There is a need to identify high-risk features that predict early-onset atherosclerotic cardiovascular disease (ASCVD). The authors provide insights to help clinicians identify and address high-risk conditions in the 20- to 39-year age range (young adults). These include tobacco use, elevated blood pressure/hypertension, family history of premature ASCVD, primary severe hypercholesterolemia such as familial hypercholesterolemia, diabetes with diabetes-specific risk-enhancing factors, or the presence of multiple other risk-enhancing factors, including in females, a history of pre-eclampsia or menopause under age 40. The authors update current thinking on lipid risk factors such as triglycerides, non–high-density lipoprotein cholesterol, apolipoprotein B, or lipoprotein (a) that are useful in understanding an individual's long-term ASCVD risk. The authors review emerging strategies, such as coronary artery calcium and polygenic risk scores in this age group, that have potential clinical utility, but whose best use remains uncertain. Finally, the authors discuss both the obstacles and opportunities for addressing prevention in early adulthood.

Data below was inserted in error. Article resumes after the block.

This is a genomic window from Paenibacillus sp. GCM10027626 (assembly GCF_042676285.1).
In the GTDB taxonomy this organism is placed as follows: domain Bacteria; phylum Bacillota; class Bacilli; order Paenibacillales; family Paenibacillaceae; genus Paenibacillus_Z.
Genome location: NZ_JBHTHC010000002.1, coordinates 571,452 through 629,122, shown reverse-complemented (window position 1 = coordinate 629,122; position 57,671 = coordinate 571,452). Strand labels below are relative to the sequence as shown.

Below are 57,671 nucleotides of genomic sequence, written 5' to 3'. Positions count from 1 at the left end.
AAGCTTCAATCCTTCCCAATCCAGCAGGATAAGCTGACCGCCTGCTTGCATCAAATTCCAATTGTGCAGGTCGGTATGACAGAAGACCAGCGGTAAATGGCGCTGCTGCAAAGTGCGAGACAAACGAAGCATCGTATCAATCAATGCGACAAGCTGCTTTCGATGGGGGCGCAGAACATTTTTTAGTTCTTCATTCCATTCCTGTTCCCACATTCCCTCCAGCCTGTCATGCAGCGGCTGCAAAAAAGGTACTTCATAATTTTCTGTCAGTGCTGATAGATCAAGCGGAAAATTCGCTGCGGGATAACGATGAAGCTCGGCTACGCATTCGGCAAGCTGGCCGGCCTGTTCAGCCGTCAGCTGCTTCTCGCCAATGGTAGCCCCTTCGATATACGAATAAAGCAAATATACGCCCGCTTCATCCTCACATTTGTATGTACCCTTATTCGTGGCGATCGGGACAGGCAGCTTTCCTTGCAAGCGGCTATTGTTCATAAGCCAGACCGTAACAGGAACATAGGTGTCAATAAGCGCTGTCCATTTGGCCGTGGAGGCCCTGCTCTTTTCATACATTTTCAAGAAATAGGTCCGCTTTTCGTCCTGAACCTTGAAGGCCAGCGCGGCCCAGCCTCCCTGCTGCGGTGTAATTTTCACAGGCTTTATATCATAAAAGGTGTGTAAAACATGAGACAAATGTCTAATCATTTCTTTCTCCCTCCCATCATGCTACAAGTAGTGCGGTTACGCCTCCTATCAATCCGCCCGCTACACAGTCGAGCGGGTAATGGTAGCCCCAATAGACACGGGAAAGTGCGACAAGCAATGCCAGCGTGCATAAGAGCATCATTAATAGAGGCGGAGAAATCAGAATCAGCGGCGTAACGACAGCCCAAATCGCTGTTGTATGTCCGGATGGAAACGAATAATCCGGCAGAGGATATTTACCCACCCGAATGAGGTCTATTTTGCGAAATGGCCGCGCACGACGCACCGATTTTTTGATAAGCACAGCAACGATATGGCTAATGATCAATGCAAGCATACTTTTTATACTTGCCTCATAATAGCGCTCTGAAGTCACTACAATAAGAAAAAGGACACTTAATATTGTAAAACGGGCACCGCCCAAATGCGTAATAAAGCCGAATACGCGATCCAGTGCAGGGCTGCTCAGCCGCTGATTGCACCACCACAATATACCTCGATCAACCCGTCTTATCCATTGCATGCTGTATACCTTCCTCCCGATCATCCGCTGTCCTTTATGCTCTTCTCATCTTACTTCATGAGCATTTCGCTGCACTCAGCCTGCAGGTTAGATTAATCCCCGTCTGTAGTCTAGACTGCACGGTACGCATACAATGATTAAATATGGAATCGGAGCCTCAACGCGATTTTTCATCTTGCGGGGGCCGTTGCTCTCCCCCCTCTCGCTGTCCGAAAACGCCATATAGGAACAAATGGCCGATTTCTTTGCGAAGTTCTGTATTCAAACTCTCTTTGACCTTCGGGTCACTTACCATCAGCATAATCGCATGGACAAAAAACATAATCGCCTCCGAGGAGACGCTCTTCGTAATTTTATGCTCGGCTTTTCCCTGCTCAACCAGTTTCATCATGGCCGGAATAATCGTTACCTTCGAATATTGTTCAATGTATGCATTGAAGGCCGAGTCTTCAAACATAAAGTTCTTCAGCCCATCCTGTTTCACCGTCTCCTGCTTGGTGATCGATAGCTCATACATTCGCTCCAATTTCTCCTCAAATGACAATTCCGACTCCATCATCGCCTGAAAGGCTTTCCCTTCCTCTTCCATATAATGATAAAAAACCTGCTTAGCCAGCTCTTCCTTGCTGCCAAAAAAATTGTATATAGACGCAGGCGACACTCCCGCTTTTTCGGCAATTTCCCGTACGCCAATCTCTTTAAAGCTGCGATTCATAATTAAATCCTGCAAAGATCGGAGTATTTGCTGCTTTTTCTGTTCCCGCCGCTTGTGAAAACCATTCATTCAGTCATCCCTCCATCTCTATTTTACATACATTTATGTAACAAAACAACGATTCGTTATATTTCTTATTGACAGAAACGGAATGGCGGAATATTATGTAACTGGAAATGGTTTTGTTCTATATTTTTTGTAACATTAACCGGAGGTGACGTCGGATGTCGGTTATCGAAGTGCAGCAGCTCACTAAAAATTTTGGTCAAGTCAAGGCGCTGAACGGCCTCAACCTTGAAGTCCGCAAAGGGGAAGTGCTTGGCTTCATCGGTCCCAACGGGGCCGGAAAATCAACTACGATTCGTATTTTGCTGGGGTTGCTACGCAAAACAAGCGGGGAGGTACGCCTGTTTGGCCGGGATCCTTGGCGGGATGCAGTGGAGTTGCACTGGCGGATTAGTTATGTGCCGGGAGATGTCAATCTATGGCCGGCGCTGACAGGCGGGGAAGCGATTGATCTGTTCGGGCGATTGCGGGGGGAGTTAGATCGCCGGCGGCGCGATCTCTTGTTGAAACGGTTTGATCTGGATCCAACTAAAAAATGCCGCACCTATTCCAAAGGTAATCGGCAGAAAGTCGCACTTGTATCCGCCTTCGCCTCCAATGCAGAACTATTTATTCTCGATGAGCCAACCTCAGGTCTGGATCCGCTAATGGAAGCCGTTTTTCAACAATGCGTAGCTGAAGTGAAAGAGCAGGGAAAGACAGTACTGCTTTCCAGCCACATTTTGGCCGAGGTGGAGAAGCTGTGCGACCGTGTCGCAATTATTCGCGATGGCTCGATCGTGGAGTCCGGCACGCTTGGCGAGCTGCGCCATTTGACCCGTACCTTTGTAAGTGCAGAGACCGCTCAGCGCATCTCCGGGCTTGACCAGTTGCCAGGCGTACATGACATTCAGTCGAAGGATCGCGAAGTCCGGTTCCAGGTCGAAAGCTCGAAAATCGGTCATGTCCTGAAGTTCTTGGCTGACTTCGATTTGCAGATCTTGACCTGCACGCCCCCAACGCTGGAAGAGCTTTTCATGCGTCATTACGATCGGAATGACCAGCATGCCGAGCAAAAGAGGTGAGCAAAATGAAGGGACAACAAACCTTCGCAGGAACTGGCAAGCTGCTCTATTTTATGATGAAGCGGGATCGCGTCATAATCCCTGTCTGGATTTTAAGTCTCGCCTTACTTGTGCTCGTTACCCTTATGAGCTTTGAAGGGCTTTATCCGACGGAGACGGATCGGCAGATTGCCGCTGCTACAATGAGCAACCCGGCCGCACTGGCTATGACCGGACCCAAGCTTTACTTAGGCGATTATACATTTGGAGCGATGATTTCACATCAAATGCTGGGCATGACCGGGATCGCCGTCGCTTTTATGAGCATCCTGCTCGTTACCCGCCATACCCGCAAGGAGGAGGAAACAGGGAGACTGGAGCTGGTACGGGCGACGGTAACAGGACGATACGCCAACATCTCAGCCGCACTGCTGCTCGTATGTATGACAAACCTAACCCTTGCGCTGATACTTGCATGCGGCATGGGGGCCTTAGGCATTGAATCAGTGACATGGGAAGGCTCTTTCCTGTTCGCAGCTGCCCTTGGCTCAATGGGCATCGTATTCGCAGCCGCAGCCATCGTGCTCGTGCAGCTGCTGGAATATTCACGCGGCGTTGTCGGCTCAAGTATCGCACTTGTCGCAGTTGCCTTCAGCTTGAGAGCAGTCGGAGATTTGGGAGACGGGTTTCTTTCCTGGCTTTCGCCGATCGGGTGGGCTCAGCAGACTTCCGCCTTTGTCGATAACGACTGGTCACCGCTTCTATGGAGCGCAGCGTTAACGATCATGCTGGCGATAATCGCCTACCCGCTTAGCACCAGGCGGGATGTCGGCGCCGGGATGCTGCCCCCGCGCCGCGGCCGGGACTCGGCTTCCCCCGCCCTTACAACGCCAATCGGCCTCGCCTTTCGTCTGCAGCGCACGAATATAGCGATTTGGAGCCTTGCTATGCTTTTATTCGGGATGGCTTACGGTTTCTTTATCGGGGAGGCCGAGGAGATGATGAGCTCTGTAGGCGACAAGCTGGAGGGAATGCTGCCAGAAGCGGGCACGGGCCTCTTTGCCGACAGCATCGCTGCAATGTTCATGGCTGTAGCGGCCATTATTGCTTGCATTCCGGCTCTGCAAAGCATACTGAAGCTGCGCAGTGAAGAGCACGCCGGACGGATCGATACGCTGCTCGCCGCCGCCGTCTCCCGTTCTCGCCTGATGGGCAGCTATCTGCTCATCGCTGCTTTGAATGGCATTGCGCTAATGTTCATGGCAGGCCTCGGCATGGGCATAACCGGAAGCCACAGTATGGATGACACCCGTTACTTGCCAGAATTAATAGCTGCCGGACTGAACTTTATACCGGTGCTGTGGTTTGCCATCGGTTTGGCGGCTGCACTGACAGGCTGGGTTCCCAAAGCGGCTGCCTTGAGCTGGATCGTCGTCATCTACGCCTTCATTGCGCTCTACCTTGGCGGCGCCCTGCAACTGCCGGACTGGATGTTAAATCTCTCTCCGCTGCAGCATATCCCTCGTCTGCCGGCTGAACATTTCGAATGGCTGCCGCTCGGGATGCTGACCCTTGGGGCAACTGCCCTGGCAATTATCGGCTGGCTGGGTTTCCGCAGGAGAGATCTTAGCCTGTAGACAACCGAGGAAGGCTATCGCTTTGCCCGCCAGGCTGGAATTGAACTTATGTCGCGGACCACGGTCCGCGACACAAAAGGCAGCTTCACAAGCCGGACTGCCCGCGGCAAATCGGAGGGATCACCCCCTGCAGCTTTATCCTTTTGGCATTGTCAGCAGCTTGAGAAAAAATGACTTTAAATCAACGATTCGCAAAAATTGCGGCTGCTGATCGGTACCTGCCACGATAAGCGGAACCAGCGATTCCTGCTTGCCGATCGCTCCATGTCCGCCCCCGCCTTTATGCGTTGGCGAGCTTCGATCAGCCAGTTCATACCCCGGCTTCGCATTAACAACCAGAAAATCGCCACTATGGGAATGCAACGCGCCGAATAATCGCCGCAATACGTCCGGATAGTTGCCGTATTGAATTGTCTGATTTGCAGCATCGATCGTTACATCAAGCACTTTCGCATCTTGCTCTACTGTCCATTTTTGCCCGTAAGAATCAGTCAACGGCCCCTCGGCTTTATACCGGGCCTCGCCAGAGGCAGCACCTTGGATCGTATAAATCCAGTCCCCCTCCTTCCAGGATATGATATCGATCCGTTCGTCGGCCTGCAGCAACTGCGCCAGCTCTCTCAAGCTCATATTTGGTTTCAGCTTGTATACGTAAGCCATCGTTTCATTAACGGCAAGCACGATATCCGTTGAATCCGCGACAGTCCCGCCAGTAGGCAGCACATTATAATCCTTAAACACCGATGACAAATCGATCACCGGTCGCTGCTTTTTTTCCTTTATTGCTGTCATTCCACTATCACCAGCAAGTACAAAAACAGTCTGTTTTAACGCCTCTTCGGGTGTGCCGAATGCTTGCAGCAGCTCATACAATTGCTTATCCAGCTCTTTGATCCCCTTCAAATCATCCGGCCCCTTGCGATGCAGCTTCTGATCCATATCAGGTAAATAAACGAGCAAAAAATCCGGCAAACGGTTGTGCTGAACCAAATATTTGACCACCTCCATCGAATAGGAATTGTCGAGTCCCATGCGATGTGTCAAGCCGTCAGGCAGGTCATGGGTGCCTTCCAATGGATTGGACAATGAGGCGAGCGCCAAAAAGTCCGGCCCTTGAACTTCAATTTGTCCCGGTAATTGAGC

- atherosclerotic cardiovascular disease
- enhancing factors
- family history of premature ASCVD
- risk factor
- young adults
ASJC Scopus subject areas
- Cardiology and Cardiovascular Medicine